Empire State by Adam Christopher
It was the last great science hero fight, but the energy blast ripped a hole in reality, and birthed the Empire State – a young, twisted parallel prohibition-era New York. When the rift starts to close, both worlds are threatened, and both must fight for the right to exist.
Sometimes a book comes along that doesn't quite fit into the categories we have already established for fiction novels. We tend to refer to these as novels that bend and cross genres, novels that are pushing the envelope, novels that are attempted to redefine our known and accepted universe. Empire State by Adam Christopher is one such novel - a book that blends comic book science heroes, noir style mysteries, the 1930's-1950's, airships, robots, prohibition, and parallel worlds. This is an eclectic mix of styles, complete with an eclectic mix of characters, and Christopher does an admirable job of bringing so much of it together. But, after a rip roaring start Empire State gradually loses its way and I'm left with that sinking feeling of what might have been.
The Empire State is a copy of New York, a city in a bubble created by a violent energy blast during a fight between the city's last two science heroes. The story revolves around Rad Bradley, a private detective in the Empire State whose latest case gets him tangled in a complex web of robotic killers, inter-dimensional doppelgangers, and science heroes looking to settle a few scores. When things start to look dire, it is up to Rad and a bunch of friends from both dimensions to make a stand and save both worlds from destruction. The opening scenes of this book are some of the most exciting and promising opening scenes I have read in a book. You get car chases, you heroes in suits flying above the city shooting energy beams at each other, and you get some dark, gritty, back alley murders in the rain. The story also gets pretty complex, with a number of different plot threads and sub plots weaving their way in and out of the main story line from very early. I like this added complexity, I have read a lot of complex stories lately so it was good to have a story that really made me think. The problem for me was that the main storyline really started to lose it's identity about half way through, and from there the complex threads and sub plots started to become a tangled mess that would end up going unresolved at the end of the story. It was about the same time that I realised the actions of Rad were largely inconsequential, that he had stopped driving the story and was just a passenger who happened to have the most viewpoints. I think this story stopped working when the protagonist stopped being a protagonist, and while things did pick up towards the end, it was a case of too little too late.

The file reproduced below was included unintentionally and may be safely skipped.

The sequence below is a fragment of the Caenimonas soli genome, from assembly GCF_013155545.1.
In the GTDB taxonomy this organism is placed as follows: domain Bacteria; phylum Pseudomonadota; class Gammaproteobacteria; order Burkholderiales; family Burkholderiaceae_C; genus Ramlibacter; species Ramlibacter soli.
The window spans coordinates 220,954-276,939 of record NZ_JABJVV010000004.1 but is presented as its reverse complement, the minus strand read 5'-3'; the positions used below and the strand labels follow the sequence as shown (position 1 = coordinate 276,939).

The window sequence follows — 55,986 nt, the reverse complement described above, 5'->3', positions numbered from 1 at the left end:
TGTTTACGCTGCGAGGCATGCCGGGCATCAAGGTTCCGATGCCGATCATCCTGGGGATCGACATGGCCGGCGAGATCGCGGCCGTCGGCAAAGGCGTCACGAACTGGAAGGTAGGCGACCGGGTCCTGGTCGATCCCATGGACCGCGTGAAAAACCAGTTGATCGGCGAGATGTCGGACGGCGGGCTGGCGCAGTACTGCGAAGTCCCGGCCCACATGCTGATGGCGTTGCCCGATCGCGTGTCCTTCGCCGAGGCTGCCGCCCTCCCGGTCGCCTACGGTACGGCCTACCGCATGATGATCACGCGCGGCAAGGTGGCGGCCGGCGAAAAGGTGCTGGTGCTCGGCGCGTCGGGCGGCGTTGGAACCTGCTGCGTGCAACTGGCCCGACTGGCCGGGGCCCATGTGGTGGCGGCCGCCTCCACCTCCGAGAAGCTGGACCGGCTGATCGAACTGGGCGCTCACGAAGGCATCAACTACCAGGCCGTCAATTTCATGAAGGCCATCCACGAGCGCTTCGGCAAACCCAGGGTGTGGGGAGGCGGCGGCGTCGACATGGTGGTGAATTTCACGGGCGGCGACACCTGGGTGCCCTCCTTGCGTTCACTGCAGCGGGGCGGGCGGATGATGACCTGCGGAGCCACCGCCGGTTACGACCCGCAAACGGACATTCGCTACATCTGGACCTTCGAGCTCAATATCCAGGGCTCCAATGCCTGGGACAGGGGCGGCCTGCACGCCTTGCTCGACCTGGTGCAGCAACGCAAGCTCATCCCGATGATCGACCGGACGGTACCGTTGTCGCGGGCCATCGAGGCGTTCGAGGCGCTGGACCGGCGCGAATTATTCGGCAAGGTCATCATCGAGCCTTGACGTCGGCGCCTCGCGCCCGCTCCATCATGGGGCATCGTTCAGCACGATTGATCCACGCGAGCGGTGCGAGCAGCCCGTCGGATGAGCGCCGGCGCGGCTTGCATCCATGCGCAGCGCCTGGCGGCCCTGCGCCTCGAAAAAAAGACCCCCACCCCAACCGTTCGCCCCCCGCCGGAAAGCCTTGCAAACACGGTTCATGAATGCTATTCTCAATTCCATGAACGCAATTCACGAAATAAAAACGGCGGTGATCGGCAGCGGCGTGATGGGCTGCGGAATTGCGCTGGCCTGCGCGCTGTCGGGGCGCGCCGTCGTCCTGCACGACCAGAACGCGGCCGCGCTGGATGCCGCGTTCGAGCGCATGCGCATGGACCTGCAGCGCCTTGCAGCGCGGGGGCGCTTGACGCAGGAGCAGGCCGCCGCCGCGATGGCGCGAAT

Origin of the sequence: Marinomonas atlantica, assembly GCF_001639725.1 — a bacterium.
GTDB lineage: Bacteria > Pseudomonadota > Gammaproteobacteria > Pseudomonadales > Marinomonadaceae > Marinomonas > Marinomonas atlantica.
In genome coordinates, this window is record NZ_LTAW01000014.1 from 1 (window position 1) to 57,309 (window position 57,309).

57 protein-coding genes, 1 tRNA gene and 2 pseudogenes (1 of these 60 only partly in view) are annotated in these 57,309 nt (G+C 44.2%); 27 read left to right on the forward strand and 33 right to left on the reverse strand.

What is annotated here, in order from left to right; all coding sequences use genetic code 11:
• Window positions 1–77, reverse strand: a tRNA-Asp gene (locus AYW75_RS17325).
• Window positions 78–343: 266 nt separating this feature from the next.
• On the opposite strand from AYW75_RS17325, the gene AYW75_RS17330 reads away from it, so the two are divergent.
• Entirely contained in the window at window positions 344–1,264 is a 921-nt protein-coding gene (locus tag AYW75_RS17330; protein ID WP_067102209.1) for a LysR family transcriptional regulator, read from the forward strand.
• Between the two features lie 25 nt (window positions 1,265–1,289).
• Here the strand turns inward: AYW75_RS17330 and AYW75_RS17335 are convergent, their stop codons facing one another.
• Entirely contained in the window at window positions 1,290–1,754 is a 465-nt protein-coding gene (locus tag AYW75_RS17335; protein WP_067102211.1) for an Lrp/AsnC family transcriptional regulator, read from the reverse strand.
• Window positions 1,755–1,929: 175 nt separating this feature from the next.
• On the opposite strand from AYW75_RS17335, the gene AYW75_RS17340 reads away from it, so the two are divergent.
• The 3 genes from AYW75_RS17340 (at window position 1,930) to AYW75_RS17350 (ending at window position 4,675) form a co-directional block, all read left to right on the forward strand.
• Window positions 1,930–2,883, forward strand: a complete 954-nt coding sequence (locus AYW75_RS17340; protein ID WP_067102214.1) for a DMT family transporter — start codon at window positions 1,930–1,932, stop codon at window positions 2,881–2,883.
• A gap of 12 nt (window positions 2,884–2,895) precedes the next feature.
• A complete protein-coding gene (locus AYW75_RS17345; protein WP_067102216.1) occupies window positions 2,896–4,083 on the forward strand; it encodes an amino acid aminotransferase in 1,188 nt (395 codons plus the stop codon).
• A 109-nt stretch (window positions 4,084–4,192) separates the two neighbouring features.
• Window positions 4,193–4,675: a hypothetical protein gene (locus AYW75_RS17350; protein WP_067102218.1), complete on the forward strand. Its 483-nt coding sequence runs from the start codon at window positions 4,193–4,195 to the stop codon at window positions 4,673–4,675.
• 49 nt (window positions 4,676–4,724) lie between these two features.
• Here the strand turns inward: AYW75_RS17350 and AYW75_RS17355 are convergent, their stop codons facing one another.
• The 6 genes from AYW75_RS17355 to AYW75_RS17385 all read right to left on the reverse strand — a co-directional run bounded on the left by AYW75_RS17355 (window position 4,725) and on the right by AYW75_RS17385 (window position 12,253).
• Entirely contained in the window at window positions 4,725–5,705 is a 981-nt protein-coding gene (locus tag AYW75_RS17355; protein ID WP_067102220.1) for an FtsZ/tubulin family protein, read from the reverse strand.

While the story may have suffered from a lack of consistency, the characters more than make up for it by being a cast of wonderfully unique and mysterious people whose motivations are hinted at but well hidden. Rad is a fantastic character who I built a lot of empathy for, he is a guy who is good at his job, a guy who looks to the future, a guy who enjoys having a few too many drinks, and a guy who is willing to test his mettle and put himself in uncomfortable situations without any thought of personal gain. It provides a perfect contrast to Rex, the gangster from New York whose every action is motivated by personal gain, and who often chooses the easy option whenever it presents itself. Combine these guys with the brash and enthusiastic Kane, the borderline eccentric Carson, the devious / schizophrenic Pastor of Lost Souls, the noble Skyguard and the Science Pirate with an inferiority complex, and you get a wonderful cast that inhabit this eclectic world and tell this complex story.
The writing here is of a very high standard, much higher than a number of other debut authors whose works I have read over the past few years. The pacing of his story is just right, his explanation of complex scientific gobbledygook is so easy to understand without there being any condescension in the writing, and his general prose makes this story very easy to read. He manages evoke emotions consistent with what is going on in the plot, and for the first half of the book I had no trouble immersing myself in his world.
Empire State is a book starts off by promising the world but ends up delivering the shell of a parallel bubble. Christopher does so many things right in this book, but the issues with plotting during the second half of the book stick out like a sore thumb. Despite the issues, Empire State shows off a world full of potential, and clearly demonstrates that Christopher is a talented author who is sure to become a real force in the future. It was a lot of fun to read, you should give it try, and I will definitely be checking out his next release.
This Empire State book review was written by Ryan Lawler
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